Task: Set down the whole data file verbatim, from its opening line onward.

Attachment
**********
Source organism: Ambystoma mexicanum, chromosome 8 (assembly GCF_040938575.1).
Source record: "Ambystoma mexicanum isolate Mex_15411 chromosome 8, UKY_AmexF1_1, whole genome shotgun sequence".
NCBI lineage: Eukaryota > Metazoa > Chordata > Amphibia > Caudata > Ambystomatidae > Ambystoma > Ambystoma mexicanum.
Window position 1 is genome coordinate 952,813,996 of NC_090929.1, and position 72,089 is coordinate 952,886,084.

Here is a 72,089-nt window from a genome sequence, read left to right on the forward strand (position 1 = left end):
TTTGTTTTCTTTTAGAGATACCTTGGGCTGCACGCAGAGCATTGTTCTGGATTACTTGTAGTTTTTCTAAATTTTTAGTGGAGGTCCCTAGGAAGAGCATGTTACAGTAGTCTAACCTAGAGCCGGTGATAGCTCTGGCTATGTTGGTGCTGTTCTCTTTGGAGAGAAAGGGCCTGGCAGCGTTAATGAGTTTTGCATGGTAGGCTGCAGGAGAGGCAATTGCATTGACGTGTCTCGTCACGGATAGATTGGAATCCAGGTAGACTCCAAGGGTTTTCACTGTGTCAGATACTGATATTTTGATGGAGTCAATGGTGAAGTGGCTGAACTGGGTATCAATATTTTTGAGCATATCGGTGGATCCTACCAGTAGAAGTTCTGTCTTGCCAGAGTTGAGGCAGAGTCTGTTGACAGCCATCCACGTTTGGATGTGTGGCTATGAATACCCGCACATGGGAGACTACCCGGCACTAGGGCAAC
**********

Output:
Source organism: Ambystoma mexicanum, chromosome 8 (assembly GCF_040938575.1).
Source record: "Ambystoma mexicanum isolate Mex_15411 chromosome 8, UKY_AmexF1_1, whole genome shotgun sequence".
NCBI lineage: Eukaryota > Metazoa > Chordata > Amphibia > Caudata > Ambystomatidae > Ambystoma > Ambystoma mexicanum.
Window position 1 is genome coordinate 952,813,996 of NC_090929.1, and position 72,089 is coordinate 952,886,084.

Here is a 72,089-nt window from a genome sequence, read left to right on the forward strand (position 1 = left end):
TTTGTTTTCTTTTAGAGATACCTTGGGCTGCACGCAGAGCATTGTTCTGGATTACTTGTAGTTTTTCTAAATTTTTAGTGGAGGTCCCTAGGAAGAGCATGTTACAGTAGTCTAACCTAGAGCCGGTGATAGCTCTGGCTATGTTGGTGCTGTTCTCTTTGGAGAGAAAGGGCCTGGCAGCGTTAATGAGTTTTGCATGGTAGGCTGCAGGAGAGGCAATTGCATTGACGTGTCTCGTCACGGATAGATTGGAATCCAGGTAGACTCCAAGGGTTTTCACTGTGTCAGATACTGATATTTTGATGGAGTCAATGGTGAAGTGGCTGAACTGGGTATCAATATTTTTGAGCATATCGGTGGATCCTACCAGTAGAAGTTCTGTCTTGCCAGAGTTGAGGCAGAGTCTGTTGACAGCCATCCACGTTTGGATGTGTGGCTATGAATACCCGCACATGGGAGACTACCCGGCACTAGGGCAAC